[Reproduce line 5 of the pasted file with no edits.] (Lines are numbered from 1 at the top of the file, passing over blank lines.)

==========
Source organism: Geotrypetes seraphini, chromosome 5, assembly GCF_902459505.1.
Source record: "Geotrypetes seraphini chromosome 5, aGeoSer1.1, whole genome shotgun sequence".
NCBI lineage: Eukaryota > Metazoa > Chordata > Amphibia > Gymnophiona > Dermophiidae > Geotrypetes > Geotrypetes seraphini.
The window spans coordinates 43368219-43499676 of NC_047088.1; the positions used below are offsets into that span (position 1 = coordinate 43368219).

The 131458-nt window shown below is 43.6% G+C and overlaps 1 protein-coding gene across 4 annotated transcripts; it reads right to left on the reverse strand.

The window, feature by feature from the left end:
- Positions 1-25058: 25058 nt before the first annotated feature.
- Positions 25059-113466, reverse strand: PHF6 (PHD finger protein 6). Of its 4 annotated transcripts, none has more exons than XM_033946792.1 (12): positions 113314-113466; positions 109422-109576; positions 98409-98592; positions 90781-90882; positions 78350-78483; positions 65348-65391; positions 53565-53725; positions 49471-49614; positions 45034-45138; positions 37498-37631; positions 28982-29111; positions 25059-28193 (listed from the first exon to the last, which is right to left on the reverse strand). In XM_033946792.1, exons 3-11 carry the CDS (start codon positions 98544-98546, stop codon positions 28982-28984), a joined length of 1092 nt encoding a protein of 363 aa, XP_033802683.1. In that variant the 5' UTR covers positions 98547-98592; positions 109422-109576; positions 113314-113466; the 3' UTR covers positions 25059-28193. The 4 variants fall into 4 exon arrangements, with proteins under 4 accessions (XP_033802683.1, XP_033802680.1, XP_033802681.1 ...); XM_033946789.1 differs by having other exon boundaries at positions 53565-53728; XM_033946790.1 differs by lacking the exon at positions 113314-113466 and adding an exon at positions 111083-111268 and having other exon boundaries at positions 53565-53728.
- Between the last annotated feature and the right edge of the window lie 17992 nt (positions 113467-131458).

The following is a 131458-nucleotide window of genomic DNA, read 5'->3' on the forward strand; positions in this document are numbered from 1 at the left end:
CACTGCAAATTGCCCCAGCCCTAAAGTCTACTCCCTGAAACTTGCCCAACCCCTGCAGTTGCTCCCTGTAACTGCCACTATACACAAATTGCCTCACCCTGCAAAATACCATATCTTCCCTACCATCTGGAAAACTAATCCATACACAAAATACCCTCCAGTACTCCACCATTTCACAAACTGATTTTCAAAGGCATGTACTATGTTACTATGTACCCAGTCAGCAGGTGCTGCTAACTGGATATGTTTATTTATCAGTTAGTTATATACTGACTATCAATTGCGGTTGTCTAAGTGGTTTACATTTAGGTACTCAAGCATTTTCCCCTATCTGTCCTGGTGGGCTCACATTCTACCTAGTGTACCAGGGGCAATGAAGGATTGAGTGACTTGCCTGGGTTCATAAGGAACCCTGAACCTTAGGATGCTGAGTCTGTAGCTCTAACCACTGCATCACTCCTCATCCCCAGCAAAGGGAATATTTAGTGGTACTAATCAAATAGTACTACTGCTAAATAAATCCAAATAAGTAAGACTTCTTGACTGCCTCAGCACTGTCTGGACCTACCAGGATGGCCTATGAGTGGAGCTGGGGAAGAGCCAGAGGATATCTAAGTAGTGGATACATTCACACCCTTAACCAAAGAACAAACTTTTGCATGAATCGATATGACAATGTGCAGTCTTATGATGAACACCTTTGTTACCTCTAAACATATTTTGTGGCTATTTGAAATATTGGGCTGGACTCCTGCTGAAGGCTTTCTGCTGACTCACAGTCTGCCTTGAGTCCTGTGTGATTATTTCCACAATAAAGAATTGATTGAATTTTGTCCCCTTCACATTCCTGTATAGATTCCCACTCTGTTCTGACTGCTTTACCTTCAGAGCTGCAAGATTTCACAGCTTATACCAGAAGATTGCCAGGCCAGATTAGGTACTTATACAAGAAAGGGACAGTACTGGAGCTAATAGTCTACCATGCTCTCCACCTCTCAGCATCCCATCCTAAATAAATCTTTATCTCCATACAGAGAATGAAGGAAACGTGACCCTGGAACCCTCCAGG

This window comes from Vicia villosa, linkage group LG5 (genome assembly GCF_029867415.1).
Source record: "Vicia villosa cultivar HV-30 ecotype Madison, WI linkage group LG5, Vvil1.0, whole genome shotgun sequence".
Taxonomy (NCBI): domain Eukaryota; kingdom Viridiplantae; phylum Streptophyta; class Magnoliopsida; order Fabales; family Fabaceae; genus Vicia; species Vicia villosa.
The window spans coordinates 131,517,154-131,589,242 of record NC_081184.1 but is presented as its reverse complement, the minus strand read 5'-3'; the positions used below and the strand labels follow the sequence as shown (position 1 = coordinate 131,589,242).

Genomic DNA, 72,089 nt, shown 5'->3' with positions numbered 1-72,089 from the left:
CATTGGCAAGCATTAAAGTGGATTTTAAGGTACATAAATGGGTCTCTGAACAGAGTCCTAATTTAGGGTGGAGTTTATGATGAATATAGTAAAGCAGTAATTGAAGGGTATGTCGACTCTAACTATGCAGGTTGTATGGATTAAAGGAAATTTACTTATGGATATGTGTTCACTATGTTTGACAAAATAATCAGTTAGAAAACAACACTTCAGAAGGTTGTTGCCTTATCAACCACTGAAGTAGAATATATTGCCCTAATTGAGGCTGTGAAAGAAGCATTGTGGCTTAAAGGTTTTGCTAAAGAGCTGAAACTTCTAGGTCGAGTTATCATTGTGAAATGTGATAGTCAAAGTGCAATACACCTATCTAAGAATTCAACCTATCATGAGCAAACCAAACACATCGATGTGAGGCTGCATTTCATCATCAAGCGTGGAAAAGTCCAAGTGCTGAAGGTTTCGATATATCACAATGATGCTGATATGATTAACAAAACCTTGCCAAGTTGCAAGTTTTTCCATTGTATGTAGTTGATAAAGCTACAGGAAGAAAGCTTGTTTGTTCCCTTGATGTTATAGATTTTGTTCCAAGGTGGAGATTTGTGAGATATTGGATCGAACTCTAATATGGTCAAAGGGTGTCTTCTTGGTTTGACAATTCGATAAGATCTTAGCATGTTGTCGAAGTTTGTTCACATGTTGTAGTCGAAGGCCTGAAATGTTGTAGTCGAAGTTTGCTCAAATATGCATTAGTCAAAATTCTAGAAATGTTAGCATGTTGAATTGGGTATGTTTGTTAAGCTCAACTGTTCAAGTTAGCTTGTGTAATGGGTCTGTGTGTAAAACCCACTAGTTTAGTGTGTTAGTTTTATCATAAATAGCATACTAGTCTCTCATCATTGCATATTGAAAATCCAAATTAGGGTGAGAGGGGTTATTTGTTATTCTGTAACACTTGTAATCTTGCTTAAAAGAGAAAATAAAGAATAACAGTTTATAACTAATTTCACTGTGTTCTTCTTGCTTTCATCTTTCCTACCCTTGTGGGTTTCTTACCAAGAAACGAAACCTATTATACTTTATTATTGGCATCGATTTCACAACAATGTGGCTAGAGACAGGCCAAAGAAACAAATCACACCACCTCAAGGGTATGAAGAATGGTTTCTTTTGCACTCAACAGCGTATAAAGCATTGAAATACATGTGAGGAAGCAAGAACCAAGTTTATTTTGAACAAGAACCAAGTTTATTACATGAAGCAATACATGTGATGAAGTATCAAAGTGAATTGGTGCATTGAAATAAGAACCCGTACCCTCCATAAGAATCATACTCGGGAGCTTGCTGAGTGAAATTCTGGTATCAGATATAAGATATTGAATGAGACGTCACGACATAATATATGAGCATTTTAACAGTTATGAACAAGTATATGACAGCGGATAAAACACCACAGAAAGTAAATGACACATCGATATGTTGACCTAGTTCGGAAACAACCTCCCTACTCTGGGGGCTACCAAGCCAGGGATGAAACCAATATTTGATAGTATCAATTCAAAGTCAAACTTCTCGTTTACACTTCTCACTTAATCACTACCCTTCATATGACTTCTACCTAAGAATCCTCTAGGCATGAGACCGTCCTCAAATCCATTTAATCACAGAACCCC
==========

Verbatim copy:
The 131458-nt window shown below is 43.6% G+C and overlaps 1 protein-coding gene across 4 annotated transcripts; it reads right to left on the reverse strand.